The European Commission announced today (17 May) a review of state aid rules that will allow member states to pour millions of euros of support into struggling regional airports without prior approval from Brussels.
The Commission will no longer have to give national capitals the green light for financial aid for ports, cultural projects, sporting arenas or the EU’s remote regions.
“You will save time, you will save money and it increases the legal certainty for companies receiving the aid” as they will not have to wait for the executive’s blessing, Competition Commissioner Margrethe Vestager told reporters.
The Commissioner explained that the new rules will benefit ongoing cases in which public aid aims to maintain or improve existing airports, not build new ones.
Regional airports have been under the spotlight over the last years. In some cases, authorities misspent millions of euros without a solid business case. The result were “ghost airports” including Ciudad Real and Castellón in Spain.
Regional governments also supported these smaller airports in order to attract low-budget airlines, providing tax benefits to these companies in some cases.
Once the rules are in place next month, member states will be allowed to invest in regional airports handling up to 3 million passengers per year without prior approval. According to the Commission, more than 420 airports across the EU (about 13% of air traffic) fall under this category.
The Commission maintained some principles in order to ensure competition. Accordingly, a state aid application will have to be made if there is another airport within less than 100 km (or one hour drive).
At the same time, any airport receiving support should be fully used in the future and its improved capacity should not exceed expected demand.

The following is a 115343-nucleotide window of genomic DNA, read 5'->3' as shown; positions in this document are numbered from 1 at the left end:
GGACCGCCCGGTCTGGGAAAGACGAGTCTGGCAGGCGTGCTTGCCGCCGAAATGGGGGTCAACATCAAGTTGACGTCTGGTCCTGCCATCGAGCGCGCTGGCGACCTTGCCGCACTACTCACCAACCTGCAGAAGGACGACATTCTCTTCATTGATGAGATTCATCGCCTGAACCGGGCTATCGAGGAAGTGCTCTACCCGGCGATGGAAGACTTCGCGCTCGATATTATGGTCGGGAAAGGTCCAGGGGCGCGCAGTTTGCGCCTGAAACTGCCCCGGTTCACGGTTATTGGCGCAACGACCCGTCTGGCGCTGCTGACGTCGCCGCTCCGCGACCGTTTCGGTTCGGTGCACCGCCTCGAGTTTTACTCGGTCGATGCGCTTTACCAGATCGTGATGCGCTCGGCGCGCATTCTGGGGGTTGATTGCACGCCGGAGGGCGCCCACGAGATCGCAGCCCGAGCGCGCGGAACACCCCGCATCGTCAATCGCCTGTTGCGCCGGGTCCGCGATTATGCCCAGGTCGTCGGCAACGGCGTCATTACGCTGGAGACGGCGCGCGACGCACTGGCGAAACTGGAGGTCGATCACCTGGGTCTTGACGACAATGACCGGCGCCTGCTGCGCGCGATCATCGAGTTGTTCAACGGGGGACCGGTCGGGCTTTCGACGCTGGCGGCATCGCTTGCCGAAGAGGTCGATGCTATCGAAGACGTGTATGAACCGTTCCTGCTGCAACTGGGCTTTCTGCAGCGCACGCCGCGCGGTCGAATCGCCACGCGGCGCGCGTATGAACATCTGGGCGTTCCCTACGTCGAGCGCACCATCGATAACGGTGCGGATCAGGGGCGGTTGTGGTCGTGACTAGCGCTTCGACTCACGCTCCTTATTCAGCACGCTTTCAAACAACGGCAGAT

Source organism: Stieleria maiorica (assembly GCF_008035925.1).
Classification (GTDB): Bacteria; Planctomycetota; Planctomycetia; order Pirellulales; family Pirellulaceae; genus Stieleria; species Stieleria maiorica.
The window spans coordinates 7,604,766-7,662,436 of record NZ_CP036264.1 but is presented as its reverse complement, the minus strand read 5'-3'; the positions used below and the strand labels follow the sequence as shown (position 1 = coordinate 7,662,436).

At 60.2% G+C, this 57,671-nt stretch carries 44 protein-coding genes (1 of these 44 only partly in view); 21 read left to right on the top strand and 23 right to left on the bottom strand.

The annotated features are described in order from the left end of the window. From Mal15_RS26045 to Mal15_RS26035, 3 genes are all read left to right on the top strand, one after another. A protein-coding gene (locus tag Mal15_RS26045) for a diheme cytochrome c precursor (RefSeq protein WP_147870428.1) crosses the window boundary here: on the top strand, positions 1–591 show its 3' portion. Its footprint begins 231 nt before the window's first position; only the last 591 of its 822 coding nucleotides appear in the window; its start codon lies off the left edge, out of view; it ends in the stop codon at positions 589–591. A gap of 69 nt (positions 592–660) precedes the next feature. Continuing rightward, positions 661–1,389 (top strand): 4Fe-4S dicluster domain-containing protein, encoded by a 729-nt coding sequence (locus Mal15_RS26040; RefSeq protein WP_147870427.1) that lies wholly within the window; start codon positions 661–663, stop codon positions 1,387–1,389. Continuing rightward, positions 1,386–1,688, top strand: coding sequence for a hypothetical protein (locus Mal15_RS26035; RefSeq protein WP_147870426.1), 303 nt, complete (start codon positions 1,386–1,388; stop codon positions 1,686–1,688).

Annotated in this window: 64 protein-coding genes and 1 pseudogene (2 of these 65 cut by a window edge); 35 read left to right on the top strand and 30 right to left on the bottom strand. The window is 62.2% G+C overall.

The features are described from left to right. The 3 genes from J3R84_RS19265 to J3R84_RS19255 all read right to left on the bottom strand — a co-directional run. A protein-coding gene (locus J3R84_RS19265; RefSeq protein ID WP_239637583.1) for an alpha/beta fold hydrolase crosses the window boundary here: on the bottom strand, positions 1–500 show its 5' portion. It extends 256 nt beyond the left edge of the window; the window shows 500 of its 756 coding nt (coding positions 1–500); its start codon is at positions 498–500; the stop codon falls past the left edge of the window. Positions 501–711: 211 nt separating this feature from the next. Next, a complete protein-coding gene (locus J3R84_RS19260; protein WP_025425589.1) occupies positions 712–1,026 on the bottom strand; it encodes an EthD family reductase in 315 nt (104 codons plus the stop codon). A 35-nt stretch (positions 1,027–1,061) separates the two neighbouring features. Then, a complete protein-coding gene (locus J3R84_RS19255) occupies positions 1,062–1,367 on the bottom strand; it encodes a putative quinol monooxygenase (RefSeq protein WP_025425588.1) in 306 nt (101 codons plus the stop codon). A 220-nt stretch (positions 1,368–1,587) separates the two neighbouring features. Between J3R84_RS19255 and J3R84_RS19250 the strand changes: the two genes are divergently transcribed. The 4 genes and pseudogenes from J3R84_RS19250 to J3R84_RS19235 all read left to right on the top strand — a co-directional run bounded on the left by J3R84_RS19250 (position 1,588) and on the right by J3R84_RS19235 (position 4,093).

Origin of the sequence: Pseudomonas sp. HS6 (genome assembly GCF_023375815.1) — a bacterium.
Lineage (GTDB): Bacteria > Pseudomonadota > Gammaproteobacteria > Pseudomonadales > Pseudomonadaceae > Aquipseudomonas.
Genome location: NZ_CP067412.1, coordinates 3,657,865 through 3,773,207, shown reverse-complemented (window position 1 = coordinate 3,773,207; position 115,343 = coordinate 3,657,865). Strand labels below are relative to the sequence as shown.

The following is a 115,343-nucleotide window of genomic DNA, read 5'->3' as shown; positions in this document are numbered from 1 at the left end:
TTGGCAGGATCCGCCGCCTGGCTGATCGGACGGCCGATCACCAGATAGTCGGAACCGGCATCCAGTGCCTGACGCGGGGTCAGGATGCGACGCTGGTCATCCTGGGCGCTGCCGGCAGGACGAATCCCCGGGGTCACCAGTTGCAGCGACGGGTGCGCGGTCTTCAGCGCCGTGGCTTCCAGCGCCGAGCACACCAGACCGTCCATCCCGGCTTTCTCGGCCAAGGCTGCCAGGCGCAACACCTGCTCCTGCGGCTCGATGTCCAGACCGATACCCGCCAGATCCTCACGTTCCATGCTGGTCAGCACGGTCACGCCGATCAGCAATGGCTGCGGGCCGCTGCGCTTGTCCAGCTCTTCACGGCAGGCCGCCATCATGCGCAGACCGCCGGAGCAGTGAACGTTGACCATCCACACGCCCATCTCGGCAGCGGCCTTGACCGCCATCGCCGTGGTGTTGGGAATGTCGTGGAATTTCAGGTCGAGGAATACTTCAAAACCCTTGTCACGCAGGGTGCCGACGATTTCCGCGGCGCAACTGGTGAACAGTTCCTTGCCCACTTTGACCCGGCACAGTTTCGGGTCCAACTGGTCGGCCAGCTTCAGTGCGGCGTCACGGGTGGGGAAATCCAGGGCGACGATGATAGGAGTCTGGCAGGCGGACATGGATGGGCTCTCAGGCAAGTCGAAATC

In addition, public aid should only cover the funding gap, as initial capital to attract further investment, taking into account future revenues.
Besides, the Commission explained that only a certain percentage of the investment costs can be subsidised, depending on the size of the airport and on whether the airport is located in a remote region.
For small airports handling up to 200,000 passengers annually (half of all airports in the EU), the rules will be even more flexibile. Authorities will be capable of covering the operating costs.
Vestager highlighted the “important role” these smaller airports play in terms of connectivity in Europe.
In order to guarantee that budget airlines are not the final beneficiaries of the financial aid, the Danish official said that airlines that use the airports would have to pay market prices in order to ensure “fair competition”.
Over the past few years, the Commission has ordered regional governments to recover illegal subsidies given to airports and airlines such as Ryanair, TUI’s German carrier TUIfly and Lufthansa’s Germanwings.
Vestager said that it was “difficult to quantify the value of making everybody’s life easier” but she expected billions of euros in savings.
The Commission made more than 50 decisions related to airports last year.
The new rules will also allow member states to invest up to €150 million in maritime ports and up to €50 million in inland ports without the Commission’s okay.
State aid for start-ups will be allowed for up to five years. Companies in French overseas territories, Spain’s Canary Islands and Portugal’s Azores and Madeira will also find it easier to apply for support.